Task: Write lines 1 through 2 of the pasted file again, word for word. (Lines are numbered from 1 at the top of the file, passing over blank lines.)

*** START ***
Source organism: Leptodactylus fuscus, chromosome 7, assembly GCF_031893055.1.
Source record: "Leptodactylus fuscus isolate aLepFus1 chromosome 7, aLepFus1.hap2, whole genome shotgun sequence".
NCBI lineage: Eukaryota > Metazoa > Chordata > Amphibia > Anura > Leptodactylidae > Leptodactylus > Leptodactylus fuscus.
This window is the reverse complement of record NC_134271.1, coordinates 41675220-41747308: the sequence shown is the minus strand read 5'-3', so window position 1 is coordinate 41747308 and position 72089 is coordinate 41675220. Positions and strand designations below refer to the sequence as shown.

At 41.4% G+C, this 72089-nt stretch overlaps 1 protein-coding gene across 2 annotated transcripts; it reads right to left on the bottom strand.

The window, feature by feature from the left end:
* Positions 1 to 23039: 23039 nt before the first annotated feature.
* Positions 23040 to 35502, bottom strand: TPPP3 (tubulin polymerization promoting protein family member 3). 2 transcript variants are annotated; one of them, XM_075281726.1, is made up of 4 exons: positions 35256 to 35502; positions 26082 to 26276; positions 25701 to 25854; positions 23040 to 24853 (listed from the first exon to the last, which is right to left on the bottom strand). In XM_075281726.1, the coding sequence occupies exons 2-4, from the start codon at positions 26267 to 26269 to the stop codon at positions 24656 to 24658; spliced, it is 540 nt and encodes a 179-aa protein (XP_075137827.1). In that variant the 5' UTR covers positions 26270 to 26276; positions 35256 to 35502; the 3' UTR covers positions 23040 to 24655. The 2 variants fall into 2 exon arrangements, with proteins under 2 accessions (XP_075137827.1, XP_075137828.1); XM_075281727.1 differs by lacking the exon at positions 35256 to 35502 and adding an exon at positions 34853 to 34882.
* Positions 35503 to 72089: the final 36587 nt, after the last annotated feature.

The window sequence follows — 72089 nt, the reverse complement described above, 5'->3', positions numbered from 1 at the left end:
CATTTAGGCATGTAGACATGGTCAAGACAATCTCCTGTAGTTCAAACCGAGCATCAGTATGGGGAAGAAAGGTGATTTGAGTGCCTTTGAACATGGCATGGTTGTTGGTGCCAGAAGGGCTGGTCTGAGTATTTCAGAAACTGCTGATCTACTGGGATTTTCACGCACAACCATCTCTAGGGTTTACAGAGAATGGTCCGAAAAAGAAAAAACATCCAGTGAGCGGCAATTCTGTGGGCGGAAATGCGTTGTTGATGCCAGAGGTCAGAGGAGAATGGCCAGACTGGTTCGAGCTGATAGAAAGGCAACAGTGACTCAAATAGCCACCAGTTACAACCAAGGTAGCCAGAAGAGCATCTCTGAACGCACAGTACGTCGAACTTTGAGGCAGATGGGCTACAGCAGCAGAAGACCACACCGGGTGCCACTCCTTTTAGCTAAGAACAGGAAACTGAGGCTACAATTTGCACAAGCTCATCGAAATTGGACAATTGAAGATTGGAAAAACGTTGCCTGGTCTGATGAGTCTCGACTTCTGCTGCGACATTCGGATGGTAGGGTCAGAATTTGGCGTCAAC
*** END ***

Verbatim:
Source organism: Leptodactylus fuscus, chromosome 7, assembly GCF_031893055.1.
Source record: "Leptodactylus fuscus isolate aLepFus1 chromosome 7, aLepFus1.hap2, whole genome shotgun sequence".